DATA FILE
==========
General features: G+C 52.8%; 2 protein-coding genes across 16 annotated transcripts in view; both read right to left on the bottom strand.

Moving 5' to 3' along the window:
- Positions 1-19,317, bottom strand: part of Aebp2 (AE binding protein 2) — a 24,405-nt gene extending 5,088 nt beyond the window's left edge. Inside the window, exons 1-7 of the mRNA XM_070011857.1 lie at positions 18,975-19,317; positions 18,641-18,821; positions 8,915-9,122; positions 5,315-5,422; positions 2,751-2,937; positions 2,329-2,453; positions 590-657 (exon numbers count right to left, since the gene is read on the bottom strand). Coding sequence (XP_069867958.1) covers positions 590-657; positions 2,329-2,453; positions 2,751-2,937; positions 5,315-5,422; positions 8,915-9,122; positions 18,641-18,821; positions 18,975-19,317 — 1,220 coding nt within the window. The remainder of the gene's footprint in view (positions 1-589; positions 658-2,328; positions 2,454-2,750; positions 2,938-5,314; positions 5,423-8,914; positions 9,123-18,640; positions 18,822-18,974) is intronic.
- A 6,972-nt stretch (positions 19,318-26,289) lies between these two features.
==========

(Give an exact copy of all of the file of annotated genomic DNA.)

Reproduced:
General features: G+C 52.8%; 2 protein-coding genes across 16 annotated transcripts in view; both read right to left on the bottom strand.

Moving 5' to 3' along the window:
- Positions 1-19,317, bottom strand: part of Aebp2 (AE binding protein 2) — a 24,405-nt gene extending 5,088 nt beyond the window's left edge. Inside the window, exons 1-7 of the mRNA XM_070011857.1 lie at positions 18,975-19,317; positions 18,641-18,821; positions 8,915-9,122; positions 5,315-5,422; positions 2,751-2,937; positions 2,329-2,453; positions 590-657 (exon numbers count right to left, since the gene is read on the bottom strand). Coding sequence (XP_069867958.1) covers positions 590-657; positions 2,329-2,453; positions 2,751-2,937; positions 5,315-5,422; positions 8,915-9,122; positions 18,641-18,821; positions 18,975-19,317 — 1,220 coding nt within the window. The remainder of the gene's footprint in view (positions 1-589; positions 658-2,328; positions 2,454-2,750; positions 2,938-5,314; positions 5,423-8,914; positions 9,123-18,640; positions 18,822-18,974) is intronic.
- A 6,972-nt stretch (positions 19,318-26,289) lies between these two features.